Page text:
DRAX International representative Delish Nguwaya, who has been languishing in remand prison since his arrest last month on allegations of defrauding the government in a US$60 million drug supply deal, was yesterday released on $50 000 bail after the High Court ruled that he played no major role warranting incarceration.
BY CHARLES LAITON
High Court judge Justice Pisirayi Kwenda made the remarks in a judgment released a week after Nguwaya approached the High Court challenging the magistrate’s decision to deny him freedom on allegations of having misrepresented to government.
The judge said Nguwaya was just a businessman who could not be held accountable for the ills that were conducted by government officials.
He said when his offer for due diligence in the drug supply deal was presented, “the State officials packaged it as a ‘loan facility’ for the ‘funding of the health sector development’, whereas the company (Drax International) was not offering financial assistance but to sell medicines which would and did result, in the disbursement of US$2 million by the Zimbabwean Treasury”.
“In that event, the procurement may have been tainted. It is such deception or conduct short of the transparency required in administering public funds which would be of concern to the Anti-Corruption Court. The duty to safeguard public funds and property is bestowed on government agencies/employees,” Justice Kwenda said.
“However, the appellant (Nguwaya) had no role to play in that apparent deception or in administration of public funds. The appellant was not part of the procurement process undertaken by the State officials. The appellant is charged with fraud and its seriousness should be assessed based on the extent of the alleged potential or actual prejudice occasioned by the misrepresentation attributed to him.”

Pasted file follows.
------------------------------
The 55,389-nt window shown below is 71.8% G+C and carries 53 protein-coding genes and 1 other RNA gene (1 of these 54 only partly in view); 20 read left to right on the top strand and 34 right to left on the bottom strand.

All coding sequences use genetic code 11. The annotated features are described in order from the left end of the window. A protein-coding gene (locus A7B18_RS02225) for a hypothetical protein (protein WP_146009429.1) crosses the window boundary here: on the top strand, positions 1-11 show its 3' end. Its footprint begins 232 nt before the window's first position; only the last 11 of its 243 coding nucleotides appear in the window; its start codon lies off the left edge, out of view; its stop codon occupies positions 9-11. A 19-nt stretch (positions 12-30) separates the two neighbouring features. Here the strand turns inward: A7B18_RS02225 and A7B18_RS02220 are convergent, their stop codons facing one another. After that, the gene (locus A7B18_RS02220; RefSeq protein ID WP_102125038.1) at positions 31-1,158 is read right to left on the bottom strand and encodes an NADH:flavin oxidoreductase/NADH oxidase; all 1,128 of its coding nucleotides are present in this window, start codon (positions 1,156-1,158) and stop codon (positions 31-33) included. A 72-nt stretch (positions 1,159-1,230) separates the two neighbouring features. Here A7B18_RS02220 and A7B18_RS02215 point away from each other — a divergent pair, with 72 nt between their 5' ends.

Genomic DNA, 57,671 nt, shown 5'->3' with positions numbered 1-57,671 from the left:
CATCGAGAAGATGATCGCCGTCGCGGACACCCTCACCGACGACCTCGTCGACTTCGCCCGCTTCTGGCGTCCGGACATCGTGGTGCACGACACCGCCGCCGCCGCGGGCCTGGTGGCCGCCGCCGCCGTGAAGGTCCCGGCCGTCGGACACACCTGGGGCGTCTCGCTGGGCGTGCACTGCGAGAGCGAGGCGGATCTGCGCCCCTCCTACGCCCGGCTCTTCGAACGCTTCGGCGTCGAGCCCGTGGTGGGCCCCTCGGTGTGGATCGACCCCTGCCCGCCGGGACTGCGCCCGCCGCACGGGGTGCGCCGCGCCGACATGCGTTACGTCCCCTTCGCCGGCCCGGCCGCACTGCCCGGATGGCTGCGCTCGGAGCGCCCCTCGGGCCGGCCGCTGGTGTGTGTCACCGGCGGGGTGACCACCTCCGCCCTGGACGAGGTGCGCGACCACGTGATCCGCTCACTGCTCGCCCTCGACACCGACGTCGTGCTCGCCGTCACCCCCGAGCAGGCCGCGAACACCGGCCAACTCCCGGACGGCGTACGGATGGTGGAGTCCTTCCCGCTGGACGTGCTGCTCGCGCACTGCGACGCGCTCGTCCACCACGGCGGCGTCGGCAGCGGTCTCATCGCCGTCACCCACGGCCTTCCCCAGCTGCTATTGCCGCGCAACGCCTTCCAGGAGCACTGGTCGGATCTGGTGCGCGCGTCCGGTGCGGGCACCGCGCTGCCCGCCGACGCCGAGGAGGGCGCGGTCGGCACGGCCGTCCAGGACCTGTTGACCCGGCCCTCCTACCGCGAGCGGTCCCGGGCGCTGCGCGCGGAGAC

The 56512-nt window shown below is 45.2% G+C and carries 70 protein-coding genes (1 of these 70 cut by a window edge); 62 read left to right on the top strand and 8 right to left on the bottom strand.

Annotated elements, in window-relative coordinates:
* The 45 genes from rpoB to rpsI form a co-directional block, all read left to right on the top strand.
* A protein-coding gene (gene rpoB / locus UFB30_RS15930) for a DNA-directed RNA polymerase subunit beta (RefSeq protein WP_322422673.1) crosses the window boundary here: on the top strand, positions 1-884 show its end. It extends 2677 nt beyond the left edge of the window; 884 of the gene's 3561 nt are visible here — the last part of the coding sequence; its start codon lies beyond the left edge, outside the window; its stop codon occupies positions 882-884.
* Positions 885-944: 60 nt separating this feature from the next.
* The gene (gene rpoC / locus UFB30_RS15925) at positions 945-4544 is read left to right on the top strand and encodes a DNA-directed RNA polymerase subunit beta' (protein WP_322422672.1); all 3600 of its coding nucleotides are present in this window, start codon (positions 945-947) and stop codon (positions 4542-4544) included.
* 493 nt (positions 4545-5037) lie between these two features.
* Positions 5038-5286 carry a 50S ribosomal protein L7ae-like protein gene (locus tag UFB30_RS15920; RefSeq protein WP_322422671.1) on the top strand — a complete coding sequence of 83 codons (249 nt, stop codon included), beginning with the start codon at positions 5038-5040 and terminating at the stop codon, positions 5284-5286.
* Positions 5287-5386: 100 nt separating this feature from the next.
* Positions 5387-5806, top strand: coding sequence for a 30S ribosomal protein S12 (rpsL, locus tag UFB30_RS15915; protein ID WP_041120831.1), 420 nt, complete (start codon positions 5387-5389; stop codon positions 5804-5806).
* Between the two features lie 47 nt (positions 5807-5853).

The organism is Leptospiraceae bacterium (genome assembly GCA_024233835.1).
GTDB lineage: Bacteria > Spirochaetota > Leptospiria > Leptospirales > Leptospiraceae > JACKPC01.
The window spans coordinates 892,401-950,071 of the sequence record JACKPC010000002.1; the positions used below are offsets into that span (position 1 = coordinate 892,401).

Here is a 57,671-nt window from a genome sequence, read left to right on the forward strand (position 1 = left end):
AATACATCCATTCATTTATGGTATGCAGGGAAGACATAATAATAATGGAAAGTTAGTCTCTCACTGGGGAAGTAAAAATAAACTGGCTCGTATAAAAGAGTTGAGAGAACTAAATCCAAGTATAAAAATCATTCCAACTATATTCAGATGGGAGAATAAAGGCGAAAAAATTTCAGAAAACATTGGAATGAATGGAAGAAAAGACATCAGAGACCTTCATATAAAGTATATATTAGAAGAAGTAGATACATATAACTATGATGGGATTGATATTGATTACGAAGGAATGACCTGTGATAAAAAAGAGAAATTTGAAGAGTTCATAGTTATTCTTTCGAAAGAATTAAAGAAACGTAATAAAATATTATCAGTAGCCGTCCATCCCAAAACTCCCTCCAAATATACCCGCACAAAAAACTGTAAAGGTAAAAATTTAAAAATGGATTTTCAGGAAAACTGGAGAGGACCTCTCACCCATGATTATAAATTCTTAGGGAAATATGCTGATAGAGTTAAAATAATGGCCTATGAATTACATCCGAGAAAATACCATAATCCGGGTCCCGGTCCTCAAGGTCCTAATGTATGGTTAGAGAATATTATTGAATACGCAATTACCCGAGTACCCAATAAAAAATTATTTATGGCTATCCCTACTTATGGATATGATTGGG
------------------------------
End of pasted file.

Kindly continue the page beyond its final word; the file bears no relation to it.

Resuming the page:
The judge further said Nguwaya was alleged to have misrepresented that the Drax Consult SAGL and Drax International LLC were medical drug manufacturers, thereby inducing State officials to contract his companies to the prejudice of good governance.
However, the judge said exaggerated marketing/business talk commonly referred to as “puffery”, was in a way misrepresentation but a person who engages in exaggerated business talk would only be guilty of fraud if the other party acted on the misrepresentation to his/her/its prejudice.
“It is not the State’s case that the appellant actions caused financial prejudice. If there was any other form of deception which resulted in financial prejudice, then that could only have been as a result of a flawed procurement process.
“The appellant is not a State official. The fact that the medicines were overpriced should have been picked by the State officials during due diligence or a competitive bidding process,” the judge said.
The judge added: “The financial prejudice ensuing from lack of diligence could not be blamed on the appellant but, perhaps, on the persons who procured on behalf of the State. This court and the court a quo have no authority to prosecute or investigate crime.
“The courts only deal with the charge(s) before them. It is up to the Prosecutor-General to direct the ZRP (Zimbabwe Republic Police) to investigate or the Zimbabwe Anti-Corruption Commission to investigate any other anomalies that may be affecting the procurement.”
As part of his bail conditions, Nguwaya was ordered to reside at his given address in Harare until his trial is concluded, not interfere with State witnesses, surrender all his travel documents to the clerk of court at Harare Magistrates Court and to provide surety in the form of his immovable property ordinarily known as 148 Mt Hampden, Harare and the title deed duly registered in his name.